Juniors take the SAT, and a step toward their futures

Tamar Coon and Lashae Hubbard, News Editor and Assistant Photo Editor

Roosevelt juniors had the opportunity to take the SAT in school on March 3. The SAT allows students to shine and stand out in their college admissions. 

“The SAT is always important. It not only helps you with your placement in college when you apply, but it also gives you an opportunity to qualify for different scholarships,” said Carleather Ponder, the SAT prep instructor and Builds coordinator.  

Applying to college is a multi-faceted process, which can play to students’ advantage. 

“Oftentimes when colleges are evaluating candidates, to see who is going to get accepted and who is not, they look at your GPA (Grade Point Averages), SAT scores, recommendations, what kind of community service you did, all of those things,” college and career coordinator Donald Wilhite said 

Many students tend not to understand why the SAT is a component in the admission process because they do not see the importance of the test in the first place.  

“So, your SAT score is an opportunity to make up for possibly some parts of your application that might not be as strong,” Wilhite said.  

According to the College Board’s SAT study guide, the SAT will not ask about basic facts, but something that requires you to exercise your thinking skills. It is not about memorization. Some high school courses elevate thinking skills, and colleges are looking for students who are skilled thinkers. The test is designed to measure students’ thinking skills that are needed to be successful in college and future careers.  

“The SAT tries to align itself with the stuff that you guys learn in high school so a lot of things that you are working on every day in class – reading and writing and algebra and statistics – that is the stuff that is going to be on the SAT,” Wilhite said.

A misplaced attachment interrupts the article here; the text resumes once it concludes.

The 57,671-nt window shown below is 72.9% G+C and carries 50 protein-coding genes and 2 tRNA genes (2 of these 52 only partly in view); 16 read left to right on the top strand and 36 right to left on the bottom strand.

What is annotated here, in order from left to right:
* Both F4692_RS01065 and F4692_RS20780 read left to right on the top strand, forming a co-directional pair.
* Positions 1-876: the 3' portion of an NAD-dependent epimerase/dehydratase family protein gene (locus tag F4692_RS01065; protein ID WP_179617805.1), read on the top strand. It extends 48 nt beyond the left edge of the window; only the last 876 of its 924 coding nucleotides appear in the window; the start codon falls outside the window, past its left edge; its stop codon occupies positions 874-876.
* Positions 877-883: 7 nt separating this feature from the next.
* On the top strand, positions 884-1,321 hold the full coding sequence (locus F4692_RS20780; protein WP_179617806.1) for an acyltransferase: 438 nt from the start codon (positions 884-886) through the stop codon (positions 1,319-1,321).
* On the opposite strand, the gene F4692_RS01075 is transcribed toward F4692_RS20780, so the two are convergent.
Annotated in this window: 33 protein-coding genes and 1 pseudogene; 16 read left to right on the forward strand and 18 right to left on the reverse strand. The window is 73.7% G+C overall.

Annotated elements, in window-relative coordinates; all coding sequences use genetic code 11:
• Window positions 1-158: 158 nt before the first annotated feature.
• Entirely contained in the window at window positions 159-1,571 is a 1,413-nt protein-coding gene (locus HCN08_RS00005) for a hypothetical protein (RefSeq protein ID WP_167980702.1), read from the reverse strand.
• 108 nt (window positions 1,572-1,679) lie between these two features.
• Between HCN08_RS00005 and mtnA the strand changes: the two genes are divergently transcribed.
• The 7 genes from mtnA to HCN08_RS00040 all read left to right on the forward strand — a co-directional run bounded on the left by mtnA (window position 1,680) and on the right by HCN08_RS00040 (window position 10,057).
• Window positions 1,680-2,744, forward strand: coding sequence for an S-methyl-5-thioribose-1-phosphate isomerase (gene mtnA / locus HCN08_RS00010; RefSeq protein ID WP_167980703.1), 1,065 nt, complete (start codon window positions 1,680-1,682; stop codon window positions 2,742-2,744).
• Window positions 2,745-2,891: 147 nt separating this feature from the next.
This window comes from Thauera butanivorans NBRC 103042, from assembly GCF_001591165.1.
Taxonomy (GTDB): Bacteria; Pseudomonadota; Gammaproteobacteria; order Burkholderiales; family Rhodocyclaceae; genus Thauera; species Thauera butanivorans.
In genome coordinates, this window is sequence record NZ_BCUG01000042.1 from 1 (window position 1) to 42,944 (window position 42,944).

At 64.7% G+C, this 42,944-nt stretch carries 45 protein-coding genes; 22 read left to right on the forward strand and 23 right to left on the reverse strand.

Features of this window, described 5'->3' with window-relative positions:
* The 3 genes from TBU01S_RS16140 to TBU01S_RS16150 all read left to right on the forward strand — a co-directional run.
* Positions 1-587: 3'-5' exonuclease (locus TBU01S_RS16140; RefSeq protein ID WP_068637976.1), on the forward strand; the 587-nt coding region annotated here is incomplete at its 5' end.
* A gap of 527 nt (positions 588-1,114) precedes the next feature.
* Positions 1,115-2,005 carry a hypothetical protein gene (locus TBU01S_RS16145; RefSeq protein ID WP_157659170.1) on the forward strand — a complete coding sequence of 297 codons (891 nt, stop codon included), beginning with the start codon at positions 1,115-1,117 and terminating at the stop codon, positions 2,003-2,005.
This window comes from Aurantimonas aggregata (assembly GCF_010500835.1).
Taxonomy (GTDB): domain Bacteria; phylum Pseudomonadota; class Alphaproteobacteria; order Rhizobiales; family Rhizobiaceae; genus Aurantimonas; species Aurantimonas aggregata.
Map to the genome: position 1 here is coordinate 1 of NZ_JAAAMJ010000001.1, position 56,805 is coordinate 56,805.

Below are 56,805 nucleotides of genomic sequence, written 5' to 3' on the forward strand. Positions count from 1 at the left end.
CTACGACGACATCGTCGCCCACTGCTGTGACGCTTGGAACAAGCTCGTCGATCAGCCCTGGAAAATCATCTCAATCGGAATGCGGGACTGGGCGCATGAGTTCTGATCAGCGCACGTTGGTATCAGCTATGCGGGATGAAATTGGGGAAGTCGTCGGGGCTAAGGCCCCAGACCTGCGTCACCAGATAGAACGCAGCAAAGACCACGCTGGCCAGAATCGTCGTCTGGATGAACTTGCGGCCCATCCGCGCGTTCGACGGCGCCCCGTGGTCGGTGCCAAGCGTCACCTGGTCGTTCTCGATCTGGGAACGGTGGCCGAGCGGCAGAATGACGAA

Being prepared for the SAT is crucial. Roosevelt students reported a variety of test prep strategies.  

For me it was honestly just studying and going over notes from classes,” junior Trevon Ray said.  

Junior Ladarius Ratliff took a different approach. “I slept the night before,” he said.  

College Board also provides SAT prep to students for free. The practice with tell you your strengths and weaknesses through their partnership with Khan academy. Khan Academy helps students to prepare for the SAT at their own pace. It also provides you with tips and tricks that you can take with you to the test. 

“I use Khan Academy whenever I’m teaching. I use Khan Academy because it’s a self-paced-type assessment for them,” Ponder said. 

Although the SAT helps you standout during your college admission and provides you with a terrific opportunity for different scholarships, the SAT can be biased towards people of color and girls.  

In their 2009 book “Still Failing at Fairness,” David Sadker and Karen Zittleman note that boys scored 10 points higher on the SAT than girls in mathematics as far back as 1967. In 2020, the gap was 15 points, but it has been as high as 41 points,” wrote Nadra Nittle, Education reporter for the 19th newsletter.  

The SAT is not any different from any other standardized test because it is timed like any other test that is taken in high school.  

A lot of kids do not do well on the timed testing. So that hurts them, but if they practice, practice and practice correctly, then they will get used to the time and become more relaxed in it,” said Ponder.  

Changes are coming to the SAT.  

Passages for reading on the test will also be shorter, with fewer questions, and students will be able to use calculators for the whole of the test’s math section” wrote Lexi Mcmenamin, author of Teen Vogue.